Advancing food and nutrition security and quality of life in Africa through SweetGAINS

Over the past decade, the International Potato Center (CIP) and partners in 16 African countries have delivered nutritious orange-fleshed sweetpotato to almost six million smallholder farming households. Through a combination of breeding, seed systems, farmer training and nutrition education, CIP-led interventions have improved the lives of over 25 million people—more than the population of Australia.

CIP and partners have gotten nutritious sweetpotato varieties to 6 million African households. M.Andrade/CIP

The latest CIP intervention, SweetGAINS (Genetic Advances and Innovative Seed Systems), seeks to accelerate and expand the development and dissemination of nutrient rich, climate-resilient sweetpotato varieties to benefit millions more African families. Over the next three years, SweetGAINS, funded by the Bill & Melinda Gates Foundation, will employ cutting-edge science and methodologies through CIP’s regional breeding platforms in Mozambique and Uganda to modernize national sweetpotato breeding programs on the continent. At the same time, it will catalyze the creation of seed systems that deliver quality sweetpotato planting material to resource-poor farmers in Africa.

Launched in early October 2019, SweetGAINS activities will be focused in seven African countries: Ethiopia, Malawi, Mozambique, Rwanda, Tanzania Uganda and Zambia. It will build upon the achievements of earlier BMGF investments, including phases I and II of the Sweetpotato action for security and health in Africa project, the Genomic tools for sweetpotato improvement project, and the Program for emerging agricultural leaders. Together, those initiatives enhanced the breeding, adoption and consumption of improved sweetpotato varieties in Africa, and supported the development of foundational tools to help scientists harness the nutritious crop’s potential for years to come.

Just 125 grams of orange-fleshed sweetpotato can provide the vitamin A needs of a child under five, protecting him or her against an array of health problems. CIP and national breeding programs have developed and release dozens of high-yielding, orange-fleshed sweetpotato varieties—rare in Africa a decade ago—that have contributed to the food and nutrition security of millions.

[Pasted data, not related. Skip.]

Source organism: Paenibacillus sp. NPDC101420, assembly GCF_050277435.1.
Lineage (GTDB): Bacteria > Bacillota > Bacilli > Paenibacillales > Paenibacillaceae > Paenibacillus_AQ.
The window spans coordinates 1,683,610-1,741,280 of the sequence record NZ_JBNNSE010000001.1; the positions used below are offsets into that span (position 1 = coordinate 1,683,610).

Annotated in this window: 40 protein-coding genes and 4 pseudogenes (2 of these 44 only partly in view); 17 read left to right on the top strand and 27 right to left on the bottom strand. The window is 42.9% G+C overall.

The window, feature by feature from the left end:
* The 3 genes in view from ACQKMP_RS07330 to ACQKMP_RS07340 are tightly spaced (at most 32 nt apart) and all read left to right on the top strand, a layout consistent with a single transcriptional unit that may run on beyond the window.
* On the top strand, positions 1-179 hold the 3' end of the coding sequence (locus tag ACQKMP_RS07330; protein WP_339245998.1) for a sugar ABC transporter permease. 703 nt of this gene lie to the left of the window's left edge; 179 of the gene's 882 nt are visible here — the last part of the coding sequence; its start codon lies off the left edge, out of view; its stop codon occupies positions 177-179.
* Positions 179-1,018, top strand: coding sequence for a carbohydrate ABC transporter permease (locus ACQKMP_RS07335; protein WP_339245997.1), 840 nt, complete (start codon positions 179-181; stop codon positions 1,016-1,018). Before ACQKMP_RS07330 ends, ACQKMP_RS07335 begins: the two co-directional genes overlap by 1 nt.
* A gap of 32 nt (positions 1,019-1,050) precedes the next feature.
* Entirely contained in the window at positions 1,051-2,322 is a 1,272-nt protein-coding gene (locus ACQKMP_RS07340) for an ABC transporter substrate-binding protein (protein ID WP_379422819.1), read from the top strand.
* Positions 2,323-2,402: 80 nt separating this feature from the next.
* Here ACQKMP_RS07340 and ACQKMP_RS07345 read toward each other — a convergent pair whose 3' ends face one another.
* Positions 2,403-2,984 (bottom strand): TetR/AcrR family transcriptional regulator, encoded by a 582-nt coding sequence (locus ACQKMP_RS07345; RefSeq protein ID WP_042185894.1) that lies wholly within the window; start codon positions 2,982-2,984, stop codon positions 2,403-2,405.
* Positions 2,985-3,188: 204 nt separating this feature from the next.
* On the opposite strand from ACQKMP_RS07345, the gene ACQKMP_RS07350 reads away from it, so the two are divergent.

“SweetGAINS will build upon earlier achievements to accelerate and improve the development and dissemination of climate-resilient, market-accepted sweetpotato, including orange- and the more common white- and yellow-fleshed varieties. It will bring a customer-needs-driven, industry perspective to sweetpotato breeding and promote aspects such as operational excellence,” said Hugo Campos, CIP research director and SweetGAINS project leader.

“Breeding system approaches will reduce the time it takes to develop elite sweetpotato clones from eight years to five, and deliver improved varieties whose average productivity rates are as much as 60 percent higher than those grown by most farmers,” Campos explained. “SweetGAINS will also promote hybrid breeding approaches that could enable genetic gains (increased yields and quality) that have traditionally taken 36 years to achieve in just six years. Scientists will use a greater understanding of sweetpotato genomics and genome-sequencing tools and approaches to enhance breeding efficiency.”

SweetGAINS will accelerate the breeding of sweetpotato varieties that African consumers want. M.Andrade/CIP

The project will promote a variety development approach that considers the preferences of men and women farmers, consumers, traders and processors. Breeders will use product profiles for given market segments to ensure that the nutritious, resilient and high-yielding varieties they develop also have the taste, texture, cooking quality and other characteristics that farmers and consumers want. Multi-disciplinary, gender-responsive teams will help breeders ensure that released varieties respond to the needs and constraints of women and men, to ensure they are widely adopted.

The project will be guided by a community of practice that brings together scientists of varied disciplines from CIP, national agricultural research institutions from target countries and partner institutions that include North Carolina State University, Boyce Thompson Institute, Michigan State University, and University of Tennessee. CIP will also work with private sector partners, with support from development partners, to catalyze value chains and increase market demand and consumption of nutritious varieties.

SweetGAINS is aligned with commitments made under the Scaling Up Nutrition movement in sub-Saharan Africa. It is also complemented by other projects, including a major investment by the UK Department of International Development to scale up delivery of nutrient-rich, climate-resilient staple crops—including sweetpotato—to populations that suffer micronutrient deficiencies. By working with other donor-funded projects and an array of partners, SweetGAINS will improve rural and urban consumers’ access to more affordable, healthy food while transforming the lives of smallholder farming families.

Read the project profile
https://hdl.handle.net/10568/106838

Nutrition
Africa
Sweetpotatoes
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